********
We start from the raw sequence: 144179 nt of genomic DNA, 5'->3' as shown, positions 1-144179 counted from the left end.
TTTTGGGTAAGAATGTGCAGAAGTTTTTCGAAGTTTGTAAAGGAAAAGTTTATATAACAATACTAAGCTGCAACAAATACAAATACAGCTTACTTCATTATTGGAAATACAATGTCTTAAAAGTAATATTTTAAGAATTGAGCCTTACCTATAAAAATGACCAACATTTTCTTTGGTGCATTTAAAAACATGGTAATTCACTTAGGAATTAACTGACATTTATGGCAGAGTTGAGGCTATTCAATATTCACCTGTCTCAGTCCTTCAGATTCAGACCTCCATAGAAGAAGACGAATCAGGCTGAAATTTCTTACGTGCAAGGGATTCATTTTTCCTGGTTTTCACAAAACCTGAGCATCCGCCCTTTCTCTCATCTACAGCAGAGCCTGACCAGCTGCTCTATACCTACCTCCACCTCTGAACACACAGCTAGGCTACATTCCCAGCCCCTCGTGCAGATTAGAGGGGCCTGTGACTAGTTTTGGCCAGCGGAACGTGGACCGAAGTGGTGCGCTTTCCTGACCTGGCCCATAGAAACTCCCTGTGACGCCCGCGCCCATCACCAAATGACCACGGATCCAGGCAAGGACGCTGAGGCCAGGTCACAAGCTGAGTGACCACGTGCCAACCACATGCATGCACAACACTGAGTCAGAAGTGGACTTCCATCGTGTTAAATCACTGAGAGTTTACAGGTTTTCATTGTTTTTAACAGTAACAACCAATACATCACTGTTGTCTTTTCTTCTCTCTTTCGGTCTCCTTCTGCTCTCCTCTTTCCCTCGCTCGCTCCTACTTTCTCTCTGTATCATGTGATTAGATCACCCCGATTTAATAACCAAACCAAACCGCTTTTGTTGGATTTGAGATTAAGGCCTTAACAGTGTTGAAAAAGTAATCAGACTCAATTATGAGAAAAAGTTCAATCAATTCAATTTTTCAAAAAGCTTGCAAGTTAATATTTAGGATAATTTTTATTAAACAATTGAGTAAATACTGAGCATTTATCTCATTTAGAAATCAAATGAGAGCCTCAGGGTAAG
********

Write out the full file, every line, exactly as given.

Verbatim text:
We start from the raw sequence: 144179 nt of genomic DNA, 5'->3' as shown, positions 1-144179 counted from the left end.
TTTTGGGTAAGAATGTGCAGAAGTTTTTCGAAGTTTGTAAAGGAAAAGTTTATATAACAATACTAAGCTGCAACAAATACAAATACAGCTTACTTCATTATTGGAAATACAATGTCTTAAAAGTAATATTTTAAGAATTGAGCCTTACCTATAAAAATGACCAACATTTTCTTTGGTGCATTTAAAAACATGGTAATTCACTTAGGAATTAACTGACATTTATGGCAGAGTTGAGGCTATTCAATATTCACCTGTCTCAGTCCTTCAGATTCAGACCTCCATAGAAGAAGACGAATCAGGCTGAAATTTCTTACGTGCAAGGGATTCATTTTTCCTGGTTTTCACAAAACCTGAGCATCCGCCCTTTCTCTCATCTACAGCAGAGCCTGACCAGCTGCTCTATACCTACCTCCACCTCTGAACACACAGCTAGGCTACATTCCCAGCCCCTCGTGCAGATTAGAGGGGCCTGTGACTAGTTTTGGCCAGCGGAACGTGGACCGAAGTGGTGCGCTTTCCTGACCTGGCCCATAGAAACTCCCTGTGACGCCCGCGCCCATCACCAAATGACCACGGATCCAGGCAAGGACGCTGAGGCCAGGTCACAAGCTGAGTGACCACGTGCCAACCACATGCATGCACAACACTGAGTCAGAAGTGGACTTCCATCGTGTTAAATCACTGAGAGTTTACAGGTTTTCATTGTTTTTAACAGTAACAACCAATACATCACTGTTGTCTTTTCTTCTCTCTTTCGGTCTCCTTCTGCTCTCCTCTTTCCCTCGCTCGCTCCTACTTTCTCTCTGTATCATGTGATTAGATCACCCCGATTTAATAACCAAACCAAACCGCTTTTGTTGGATTTGAGATTAAGGCCTTAACAGTGTTGAAAAAGTAATCAGACTCAATTATGAGAAAAAGTTCAATCAATTCAATTTTTCAAAAAGCTTGCAAGTTAATATTTAGGATAATTTTTATTAAACAATTGAGTAAATACTGAGCATTTATCTCATTTAGAAATCAAATGAGAGCCTCAGGGTAAG